The Institute of Classical Archaeology at the University of Strasbourg recently organised a small exhibition based on the Adolf Michaelis collection of some 2,300 mid-19th century photographs of ancient Greek sites and monuments, accompanied by a modest 80-page catalogue. The photographers were the usual suspects (Henri Beck, Aloïs Beer, Paul des Granges, Paul Bette, Pascal Sébah, Philippos Margaritis, Dimitris Konstantinou and William Stillman), and many of the images will be familiar, illustrating once again the restricted range of subjects chosen by both foreign and Greek photographers of that period; as Martine Breuillot comments in an accompanying essay, "during the 1850s, photography in Greece was strictly Athenian and archaeological". Sensibly, the most dramatic image, a panoramic view of Piraeus harbour by des Granges, has been placed on the cover of the catalogue, which includes extensive and informative captions (in French).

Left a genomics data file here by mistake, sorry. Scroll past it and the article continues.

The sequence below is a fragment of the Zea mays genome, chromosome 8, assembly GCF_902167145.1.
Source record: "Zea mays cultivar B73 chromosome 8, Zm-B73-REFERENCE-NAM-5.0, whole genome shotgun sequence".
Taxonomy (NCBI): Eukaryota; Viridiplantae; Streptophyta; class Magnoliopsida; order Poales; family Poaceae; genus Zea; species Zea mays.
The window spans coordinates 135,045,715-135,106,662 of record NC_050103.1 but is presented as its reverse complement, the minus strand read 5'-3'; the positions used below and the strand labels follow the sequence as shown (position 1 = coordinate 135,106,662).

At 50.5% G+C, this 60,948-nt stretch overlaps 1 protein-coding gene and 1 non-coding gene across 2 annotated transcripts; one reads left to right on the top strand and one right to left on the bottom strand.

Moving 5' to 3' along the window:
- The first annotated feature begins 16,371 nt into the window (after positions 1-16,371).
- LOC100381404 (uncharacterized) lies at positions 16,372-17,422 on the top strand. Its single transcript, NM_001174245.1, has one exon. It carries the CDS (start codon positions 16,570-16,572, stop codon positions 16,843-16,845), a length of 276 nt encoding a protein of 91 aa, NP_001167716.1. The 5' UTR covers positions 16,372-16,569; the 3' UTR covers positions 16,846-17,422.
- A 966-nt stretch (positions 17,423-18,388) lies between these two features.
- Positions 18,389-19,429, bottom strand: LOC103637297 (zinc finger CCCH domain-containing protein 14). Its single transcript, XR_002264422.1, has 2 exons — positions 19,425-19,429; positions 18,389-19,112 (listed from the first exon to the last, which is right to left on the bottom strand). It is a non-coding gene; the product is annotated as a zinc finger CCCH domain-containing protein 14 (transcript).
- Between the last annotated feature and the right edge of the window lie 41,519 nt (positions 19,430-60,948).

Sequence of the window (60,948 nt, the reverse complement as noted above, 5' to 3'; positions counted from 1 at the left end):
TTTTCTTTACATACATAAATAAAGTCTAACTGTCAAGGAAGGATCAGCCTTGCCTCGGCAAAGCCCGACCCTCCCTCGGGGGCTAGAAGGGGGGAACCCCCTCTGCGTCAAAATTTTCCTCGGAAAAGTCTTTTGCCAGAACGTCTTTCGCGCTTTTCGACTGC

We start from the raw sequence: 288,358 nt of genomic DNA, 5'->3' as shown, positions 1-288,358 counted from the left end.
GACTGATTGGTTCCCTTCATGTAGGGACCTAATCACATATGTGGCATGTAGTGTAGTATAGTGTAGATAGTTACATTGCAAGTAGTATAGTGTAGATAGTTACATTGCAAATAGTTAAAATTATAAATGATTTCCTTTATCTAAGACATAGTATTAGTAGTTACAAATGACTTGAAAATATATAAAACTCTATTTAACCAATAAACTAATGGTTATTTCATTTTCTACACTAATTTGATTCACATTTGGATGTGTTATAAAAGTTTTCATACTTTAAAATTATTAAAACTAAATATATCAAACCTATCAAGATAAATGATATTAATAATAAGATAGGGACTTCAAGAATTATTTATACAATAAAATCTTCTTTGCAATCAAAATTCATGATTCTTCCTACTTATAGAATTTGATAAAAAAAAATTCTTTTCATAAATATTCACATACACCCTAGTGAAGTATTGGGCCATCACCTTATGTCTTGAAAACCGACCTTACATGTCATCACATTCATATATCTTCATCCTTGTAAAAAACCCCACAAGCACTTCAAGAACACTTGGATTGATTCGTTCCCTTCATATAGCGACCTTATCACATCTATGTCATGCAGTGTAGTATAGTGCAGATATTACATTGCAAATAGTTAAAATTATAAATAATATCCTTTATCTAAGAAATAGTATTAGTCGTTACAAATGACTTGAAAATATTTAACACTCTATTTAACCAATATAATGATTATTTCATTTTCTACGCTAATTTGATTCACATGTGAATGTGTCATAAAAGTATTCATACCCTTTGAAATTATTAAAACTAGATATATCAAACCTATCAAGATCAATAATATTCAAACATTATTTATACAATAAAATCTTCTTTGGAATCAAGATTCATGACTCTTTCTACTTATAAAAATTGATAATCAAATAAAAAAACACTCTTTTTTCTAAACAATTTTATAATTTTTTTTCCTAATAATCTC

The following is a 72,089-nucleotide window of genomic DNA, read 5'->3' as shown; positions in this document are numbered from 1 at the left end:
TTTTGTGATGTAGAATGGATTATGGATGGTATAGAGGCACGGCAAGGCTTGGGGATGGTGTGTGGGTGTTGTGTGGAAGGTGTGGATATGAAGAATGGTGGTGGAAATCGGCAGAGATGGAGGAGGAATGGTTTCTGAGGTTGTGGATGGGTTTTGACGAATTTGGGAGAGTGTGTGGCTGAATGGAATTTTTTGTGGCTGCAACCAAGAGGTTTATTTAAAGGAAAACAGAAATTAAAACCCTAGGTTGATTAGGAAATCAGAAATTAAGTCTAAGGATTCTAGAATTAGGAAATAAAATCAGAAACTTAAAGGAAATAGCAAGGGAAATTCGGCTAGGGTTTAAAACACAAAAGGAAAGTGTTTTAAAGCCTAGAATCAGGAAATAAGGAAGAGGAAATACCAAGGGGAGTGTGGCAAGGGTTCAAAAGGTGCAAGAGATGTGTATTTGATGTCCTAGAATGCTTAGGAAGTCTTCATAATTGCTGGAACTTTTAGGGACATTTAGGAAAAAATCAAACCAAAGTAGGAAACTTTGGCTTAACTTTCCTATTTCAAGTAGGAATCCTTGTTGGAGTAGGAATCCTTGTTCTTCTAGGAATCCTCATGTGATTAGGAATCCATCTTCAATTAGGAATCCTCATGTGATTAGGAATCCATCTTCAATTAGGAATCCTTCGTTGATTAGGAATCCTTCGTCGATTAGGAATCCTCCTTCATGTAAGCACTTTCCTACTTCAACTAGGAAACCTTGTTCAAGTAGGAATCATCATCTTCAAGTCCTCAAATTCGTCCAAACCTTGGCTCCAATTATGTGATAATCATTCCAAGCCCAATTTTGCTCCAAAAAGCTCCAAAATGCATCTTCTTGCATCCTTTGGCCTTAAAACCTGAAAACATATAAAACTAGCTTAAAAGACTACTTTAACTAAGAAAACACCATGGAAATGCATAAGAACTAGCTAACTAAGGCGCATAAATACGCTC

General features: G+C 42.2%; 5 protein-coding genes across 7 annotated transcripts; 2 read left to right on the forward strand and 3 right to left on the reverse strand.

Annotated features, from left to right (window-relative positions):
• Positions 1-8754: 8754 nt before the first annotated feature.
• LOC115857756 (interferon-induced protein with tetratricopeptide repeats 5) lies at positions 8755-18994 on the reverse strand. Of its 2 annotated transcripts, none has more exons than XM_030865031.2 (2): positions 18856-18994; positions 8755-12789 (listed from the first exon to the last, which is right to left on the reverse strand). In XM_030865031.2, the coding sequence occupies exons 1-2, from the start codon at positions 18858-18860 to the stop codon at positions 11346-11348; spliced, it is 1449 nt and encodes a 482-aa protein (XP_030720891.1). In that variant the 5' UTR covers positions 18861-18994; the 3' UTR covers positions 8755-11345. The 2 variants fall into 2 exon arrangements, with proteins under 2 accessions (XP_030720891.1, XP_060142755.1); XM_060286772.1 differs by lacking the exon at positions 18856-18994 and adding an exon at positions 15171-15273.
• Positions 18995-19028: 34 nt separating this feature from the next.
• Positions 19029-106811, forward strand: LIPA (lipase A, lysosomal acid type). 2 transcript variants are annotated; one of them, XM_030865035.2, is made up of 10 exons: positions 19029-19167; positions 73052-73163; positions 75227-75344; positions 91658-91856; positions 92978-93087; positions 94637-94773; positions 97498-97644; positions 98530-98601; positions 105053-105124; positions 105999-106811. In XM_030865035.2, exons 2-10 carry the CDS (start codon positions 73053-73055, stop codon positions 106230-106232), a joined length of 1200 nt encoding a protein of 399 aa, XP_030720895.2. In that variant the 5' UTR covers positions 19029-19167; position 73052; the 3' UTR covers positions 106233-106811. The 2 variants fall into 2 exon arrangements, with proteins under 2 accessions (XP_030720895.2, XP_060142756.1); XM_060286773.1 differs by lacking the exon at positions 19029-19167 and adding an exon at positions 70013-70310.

Alle Wege – Ein RomWorkshop
1 week ago